At one of the churches my mother served, when I would visit, I used to wander and look at all the portrayals of Jesus that were displayed in various spaces. When I think of the good shepherd, these images come to mind: Jesus holding (often cuddling) a lamb in a pastoral scene of reunion with the flock. A particular latch-hook portrait of Jesus with a black lamb over his shoulders lives in my memory.
These portrayals don’t show why the lamb was on their own, the dangers that they may have been in, or how afraid they were. Jesus is depicted in the light of serene caring, which is just part of the story. We don’t see art of the fierce defenders shepherds are against the hazards a lost sheep or a whole flock might face.
The shepherd knows each of his sheep— where and when we were born, who we are, and what we need. He knows all the things that make us ourselves, all the hurts in us, and he loves us. He’ll face down the dangers of the wilderness for us, going so far as to lay down his life for us.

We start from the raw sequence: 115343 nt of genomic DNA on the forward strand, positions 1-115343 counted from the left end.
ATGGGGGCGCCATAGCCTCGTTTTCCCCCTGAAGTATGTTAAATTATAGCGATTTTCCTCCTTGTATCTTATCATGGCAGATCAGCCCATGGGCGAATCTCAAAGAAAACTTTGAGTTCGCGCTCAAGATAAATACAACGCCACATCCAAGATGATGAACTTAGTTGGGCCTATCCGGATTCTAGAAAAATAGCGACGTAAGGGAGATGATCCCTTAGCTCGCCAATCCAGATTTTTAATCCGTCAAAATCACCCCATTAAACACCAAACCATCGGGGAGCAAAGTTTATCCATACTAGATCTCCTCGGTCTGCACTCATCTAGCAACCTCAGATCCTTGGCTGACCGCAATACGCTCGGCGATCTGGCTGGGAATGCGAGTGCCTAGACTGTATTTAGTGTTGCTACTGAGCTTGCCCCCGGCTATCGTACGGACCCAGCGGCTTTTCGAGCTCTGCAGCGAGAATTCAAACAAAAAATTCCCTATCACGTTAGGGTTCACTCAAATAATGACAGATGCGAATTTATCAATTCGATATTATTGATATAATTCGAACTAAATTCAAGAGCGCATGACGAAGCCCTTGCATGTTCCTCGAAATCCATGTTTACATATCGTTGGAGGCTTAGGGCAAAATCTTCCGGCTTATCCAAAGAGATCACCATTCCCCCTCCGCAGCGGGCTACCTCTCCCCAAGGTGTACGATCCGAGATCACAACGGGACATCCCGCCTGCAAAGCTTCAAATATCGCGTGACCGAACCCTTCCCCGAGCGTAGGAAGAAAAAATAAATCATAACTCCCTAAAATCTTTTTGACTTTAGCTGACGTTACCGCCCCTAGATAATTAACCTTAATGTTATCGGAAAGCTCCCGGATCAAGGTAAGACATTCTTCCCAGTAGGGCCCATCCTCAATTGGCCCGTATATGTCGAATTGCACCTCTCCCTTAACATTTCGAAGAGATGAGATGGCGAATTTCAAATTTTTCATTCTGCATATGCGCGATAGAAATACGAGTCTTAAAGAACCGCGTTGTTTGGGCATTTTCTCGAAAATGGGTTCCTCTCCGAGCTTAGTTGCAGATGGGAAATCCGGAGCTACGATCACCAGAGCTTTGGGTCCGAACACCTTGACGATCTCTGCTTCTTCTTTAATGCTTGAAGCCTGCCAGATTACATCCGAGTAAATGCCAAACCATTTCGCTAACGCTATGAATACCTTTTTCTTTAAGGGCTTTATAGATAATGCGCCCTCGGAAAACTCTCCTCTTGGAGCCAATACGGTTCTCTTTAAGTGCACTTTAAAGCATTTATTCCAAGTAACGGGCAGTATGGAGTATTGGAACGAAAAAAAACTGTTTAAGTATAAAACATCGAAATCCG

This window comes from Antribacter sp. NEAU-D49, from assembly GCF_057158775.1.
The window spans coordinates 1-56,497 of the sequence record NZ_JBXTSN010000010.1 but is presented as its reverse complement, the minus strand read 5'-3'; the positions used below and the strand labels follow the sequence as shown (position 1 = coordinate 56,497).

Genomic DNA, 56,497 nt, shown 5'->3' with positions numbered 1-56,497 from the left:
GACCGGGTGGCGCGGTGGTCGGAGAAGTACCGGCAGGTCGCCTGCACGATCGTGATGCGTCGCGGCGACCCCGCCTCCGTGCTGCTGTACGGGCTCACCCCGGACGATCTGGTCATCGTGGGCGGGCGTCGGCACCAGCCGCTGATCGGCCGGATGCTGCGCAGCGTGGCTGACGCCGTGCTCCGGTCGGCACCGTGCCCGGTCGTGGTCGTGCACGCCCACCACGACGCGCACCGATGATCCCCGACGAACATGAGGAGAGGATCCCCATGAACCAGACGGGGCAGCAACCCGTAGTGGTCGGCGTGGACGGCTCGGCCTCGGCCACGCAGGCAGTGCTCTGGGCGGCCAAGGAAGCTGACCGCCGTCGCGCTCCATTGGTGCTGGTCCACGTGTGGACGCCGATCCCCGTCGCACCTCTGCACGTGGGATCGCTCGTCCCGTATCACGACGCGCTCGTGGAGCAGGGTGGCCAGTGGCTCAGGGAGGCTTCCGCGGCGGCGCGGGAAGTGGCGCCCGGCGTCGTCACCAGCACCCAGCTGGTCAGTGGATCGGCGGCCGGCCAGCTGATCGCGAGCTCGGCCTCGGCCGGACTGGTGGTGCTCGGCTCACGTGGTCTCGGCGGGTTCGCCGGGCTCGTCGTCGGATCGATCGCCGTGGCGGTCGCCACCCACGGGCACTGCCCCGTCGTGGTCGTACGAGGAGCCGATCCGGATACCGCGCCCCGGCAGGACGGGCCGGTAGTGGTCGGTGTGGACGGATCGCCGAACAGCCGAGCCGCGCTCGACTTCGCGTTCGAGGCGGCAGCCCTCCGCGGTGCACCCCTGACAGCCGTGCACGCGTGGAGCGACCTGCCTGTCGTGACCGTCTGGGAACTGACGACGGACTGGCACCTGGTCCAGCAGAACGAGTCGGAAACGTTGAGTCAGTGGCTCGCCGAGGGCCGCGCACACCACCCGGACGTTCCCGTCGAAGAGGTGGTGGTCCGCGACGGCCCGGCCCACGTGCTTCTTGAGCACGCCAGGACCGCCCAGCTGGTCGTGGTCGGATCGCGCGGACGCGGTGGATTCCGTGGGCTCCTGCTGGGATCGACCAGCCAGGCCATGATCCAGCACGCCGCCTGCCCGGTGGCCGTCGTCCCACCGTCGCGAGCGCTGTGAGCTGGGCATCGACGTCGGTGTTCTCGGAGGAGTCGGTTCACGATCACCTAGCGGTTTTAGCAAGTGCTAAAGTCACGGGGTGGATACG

The flock of that church made it known when I was no longer wanted as a part of their fold. Yet when my outcast wandering took me far away, Jesus came after me. In the face of danger in the wilderness, the shepherd defends me, and through a rough and rugged landscape full of despair continues to carry me. He does so for all of us, no matter what color the sheep. Can’t capture that in a latch-hook, can we?
Prayer: Caring, strong, sure and good shepherd, lead us each in our pilgrimage. You call our names, and we will follow you on the path you show us. Amen.
Mitchel Leet is the Program Manager for Room for All. He resides in the Finger Lakes region of New York State with his wife, Cameron, and is passionate about rescuing dogs, local history, gardening, and art. As a pastor’s kid rooted in his trust in God’s unconditional love, Mitch seeks to draw the circle wide and strengthen connections through compassion.